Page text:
Advertisement

The Kitchen: Daniel Kaluuya’s dystopian drama fizzes with style – but where’s its drive?

Kane Robinson and Jedaiah Bannerman in The Kitchen
Kane Robinson and Jedaiah Bannerman in The Kitchen - Netflix

Propelling us into a vision of social decay and alienated living that’s meant to hit hard, The Kitchen is, at the very least, a beautifully designed effort, the fruit of a collaboration between architect-turned-filmmaker Kibwe Tavares and Daniel Kaluuya, who has the triple-threat credit of co-directing, co-writing and co-producing it, without playing an acting role.

The city they’ve built here with gifted production designer Nathan Parker is something quite special: a credible, arresting glimpse of our future capital as a dystopolis of crammed-together high rises, where the disenfranchised live in prison-like brutalist squalor, watched over insidiously by drones and subject all the time to arbitrary police raids.

“The Kitchen” is one such housing project, stitched together for the film’s purposes from buildings in Bethnal Green, Holloway Prison, and a tottering complex outside Paris called Damiers de Dauphiné, like a Lego stairway to the sky.

One of its residents is an introspective loner called Izi, played with sturdy melancholy by grime pioneer and Top Boy star Kane Robinson (aka Kano). He works at a funeral home of sorts called Life After Life, selling cremation packages to the bereaved that involve a plant being sown in the deceased’s ashes. The Barbican’s conservatory doubles as the HQ for this rewilding mission, with precious little greenery anywhere else on screen.

One day, Izi recognises a name on the schedule of the dead: a young mother he used to know, whose teenage orphan Benji (Jedaiah Bannerman, in his debut) is the only person present at her service. Benji, alone at a vulnerable age, leaps to the assumption that Izi might be his father. He tracks him down in The Kitchen, just at the point when Izi’s application for an apartment uptown – a sleek, sterile unit he’s waited years to afford – comes through. He faces a combined hit of gentrification guilt and the new pressures of surrogate-or-maybe-not fatherhood.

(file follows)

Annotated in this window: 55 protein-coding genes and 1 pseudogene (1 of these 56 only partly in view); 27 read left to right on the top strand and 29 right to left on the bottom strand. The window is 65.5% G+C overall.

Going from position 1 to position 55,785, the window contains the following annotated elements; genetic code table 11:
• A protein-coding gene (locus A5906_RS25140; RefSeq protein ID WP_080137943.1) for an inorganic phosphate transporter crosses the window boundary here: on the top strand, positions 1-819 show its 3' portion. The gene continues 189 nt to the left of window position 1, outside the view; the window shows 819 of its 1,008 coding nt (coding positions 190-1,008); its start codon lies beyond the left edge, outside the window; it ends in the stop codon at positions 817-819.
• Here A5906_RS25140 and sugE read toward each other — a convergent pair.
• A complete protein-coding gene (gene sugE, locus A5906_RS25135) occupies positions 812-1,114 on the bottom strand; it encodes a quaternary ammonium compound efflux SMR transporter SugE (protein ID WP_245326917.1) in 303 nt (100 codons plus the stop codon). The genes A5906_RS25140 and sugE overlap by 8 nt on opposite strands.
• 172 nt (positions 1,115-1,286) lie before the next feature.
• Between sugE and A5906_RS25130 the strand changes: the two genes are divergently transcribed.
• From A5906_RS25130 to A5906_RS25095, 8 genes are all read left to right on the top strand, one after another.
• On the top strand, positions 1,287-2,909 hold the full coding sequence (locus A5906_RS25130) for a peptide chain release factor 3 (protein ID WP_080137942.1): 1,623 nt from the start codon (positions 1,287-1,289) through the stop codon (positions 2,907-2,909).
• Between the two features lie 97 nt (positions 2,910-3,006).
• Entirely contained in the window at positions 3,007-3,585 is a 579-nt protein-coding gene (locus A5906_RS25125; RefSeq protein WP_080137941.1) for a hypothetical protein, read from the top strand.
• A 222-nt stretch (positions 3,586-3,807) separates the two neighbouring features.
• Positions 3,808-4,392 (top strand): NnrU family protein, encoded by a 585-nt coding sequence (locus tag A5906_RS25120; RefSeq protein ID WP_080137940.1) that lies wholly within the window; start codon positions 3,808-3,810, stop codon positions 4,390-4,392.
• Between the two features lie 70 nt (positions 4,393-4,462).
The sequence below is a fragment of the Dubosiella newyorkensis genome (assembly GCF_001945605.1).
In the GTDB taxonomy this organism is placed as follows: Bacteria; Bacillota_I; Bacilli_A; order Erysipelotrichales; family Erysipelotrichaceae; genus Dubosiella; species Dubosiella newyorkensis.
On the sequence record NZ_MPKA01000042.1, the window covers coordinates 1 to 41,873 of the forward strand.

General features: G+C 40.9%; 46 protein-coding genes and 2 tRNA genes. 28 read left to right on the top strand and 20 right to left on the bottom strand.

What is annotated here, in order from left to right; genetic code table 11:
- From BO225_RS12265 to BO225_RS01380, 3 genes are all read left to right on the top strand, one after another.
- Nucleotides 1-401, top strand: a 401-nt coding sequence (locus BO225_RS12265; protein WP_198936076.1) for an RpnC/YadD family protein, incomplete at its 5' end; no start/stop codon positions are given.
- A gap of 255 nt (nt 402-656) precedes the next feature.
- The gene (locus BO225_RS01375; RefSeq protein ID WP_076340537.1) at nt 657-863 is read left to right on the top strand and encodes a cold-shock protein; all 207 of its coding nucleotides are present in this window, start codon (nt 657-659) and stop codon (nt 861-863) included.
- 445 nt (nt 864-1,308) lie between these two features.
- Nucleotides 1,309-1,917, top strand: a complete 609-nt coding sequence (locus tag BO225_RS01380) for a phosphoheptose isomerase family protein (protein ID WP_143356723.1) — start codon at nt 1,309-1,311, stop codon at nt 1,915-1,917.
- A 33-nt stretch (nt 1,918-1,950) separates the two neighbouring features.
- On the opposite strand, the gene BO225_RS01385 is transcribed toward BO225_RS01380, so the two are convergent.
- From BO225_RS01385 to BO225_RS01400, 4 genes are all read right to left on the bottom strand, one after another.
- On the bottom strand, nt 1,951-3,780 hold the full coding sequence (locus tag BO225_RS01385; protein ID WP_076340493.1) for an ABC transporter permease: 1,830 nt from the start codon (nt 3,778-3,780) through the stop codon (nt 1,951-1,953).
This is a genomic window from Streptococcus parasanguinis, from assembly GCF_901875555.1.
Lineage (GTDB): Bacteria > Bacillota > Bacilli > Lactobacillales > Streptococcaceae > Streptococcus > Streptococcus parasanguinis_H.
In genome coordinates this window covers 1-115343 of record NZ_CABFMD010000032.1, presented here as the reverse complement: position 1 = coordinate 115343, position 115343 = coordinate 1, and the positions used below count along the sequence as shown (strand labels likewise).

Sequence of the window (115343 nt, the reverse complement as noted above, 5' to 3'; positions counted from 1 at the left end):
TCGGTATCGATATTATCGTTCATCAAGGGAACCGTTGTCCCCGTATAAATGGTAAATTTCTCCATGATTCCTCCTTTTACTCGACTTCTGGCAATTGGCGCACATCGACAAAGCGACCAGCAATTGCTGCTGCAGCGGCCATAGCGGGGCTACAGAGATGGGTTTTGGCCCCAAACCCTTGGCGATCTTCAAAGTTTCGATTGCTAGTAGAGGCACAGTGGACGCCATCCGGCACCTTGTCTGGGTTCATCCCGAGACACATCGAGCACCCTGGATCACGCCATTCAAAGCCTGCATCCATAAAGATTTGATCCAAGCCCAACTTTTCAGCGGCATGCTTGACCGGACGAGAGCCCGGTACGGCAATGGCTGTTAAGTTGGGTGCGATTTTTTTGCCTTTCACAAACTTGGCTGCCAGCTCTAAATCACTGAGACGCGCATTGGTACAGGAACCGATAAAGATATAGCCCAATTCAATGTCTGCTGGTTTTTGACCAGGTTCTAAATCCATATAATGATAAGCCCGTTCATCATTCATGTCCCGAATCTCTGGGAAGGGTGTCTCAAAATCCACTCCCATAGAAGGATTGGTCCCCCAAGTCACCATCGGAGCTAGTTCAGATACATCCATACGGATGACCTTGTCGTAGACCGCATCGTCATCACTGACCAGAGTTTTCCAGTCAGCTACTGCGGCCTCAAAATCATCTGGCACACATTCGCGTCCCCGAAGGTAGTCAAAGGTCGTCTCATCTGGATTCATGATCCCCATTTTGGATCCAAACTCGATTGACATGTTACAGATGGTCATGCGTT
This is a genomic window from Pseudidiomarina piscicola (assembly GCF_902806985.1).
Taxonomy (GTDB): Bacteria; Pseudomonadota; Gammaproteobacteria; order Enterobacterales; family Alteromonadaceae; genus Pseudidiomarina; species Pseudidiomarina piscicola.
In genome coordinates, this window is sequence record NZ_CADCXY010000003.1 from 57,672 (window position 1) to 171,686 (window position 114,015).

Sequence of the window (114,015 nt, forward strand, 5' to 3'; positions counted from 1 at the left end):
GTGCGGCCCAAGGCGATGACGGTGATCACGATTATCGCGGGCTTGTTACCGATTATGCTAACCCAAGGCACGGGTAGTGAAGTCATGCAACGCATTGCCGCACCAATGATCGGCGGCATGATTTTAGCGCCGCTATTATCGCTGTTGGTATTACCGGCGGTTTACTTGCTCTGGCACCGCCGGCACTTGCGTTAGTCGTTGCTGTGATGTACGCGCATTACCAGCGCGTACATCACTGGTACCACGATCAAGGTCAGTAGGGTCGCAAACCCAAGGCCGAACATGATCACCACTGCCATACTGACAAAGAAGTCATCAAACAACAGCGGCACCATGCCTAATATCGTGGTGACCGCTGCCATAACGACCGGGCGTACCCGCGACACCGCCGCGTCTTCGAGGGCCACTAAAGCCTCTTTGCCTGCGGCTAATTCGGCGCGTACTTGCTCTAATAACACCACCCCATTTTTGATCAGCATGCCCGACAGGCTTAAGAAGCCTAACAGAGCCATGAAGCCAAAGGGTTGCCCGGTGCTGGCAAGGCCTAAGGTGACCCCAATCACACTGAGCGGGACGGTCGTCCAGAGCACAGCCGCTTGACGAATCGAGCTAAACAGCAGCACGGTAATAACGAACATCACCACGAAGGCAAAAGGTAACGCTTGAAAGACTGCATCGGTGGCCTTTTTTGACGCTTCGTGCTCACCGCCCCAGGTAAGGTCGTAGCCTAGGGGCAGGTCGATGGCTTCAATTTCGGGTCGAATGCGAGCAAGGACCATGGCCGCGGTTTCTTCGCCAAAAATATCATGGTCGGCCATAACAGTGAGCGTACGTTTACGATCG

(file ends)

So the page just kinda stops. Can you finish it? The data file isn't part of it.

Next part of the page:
The groundwork is laid here for something potentially high-octane – think La Haine meets Ready Player One – but 20 minutes in, the film enters a holding pattern it never really escapes. Given the years spent developing what they’ve given us, it’s a great pity Kaluuya and co-writer Joe Murtagh (Calm with Horses) didn’t strap a bit more dynamite to their script, or pick an antagonist: bursts of barbarism from faceless riot police are simply dialled in to boost tension every reel or two.

Even when it dawdles, it does all look terrific. An underground roller disco is a sumptuous neon rave, while the use of London’s architecture shows killer ingenuity and historical awareness on Tavares’s part, as he first displayed in a 2012 thesis project, Robots of Brixton.

The Kitchen sounds just as good, too, with dancehall/Afrobeat needle-drops that slap hard, imaginative atmospherics, and a brooding score by Labrinth and Alex Baranowski that merits heavy rotation once you’re out. It’s a film of ideas and tremendously assertive style all round – just not enough oomph.


15 cert, 98 min. On Netflix from Jan 19

Broaden your horizons with award-winning British journalism. Try The Telegraph free for 1 month, then enjoy 1 year for just $9 with our US-exclusive offer.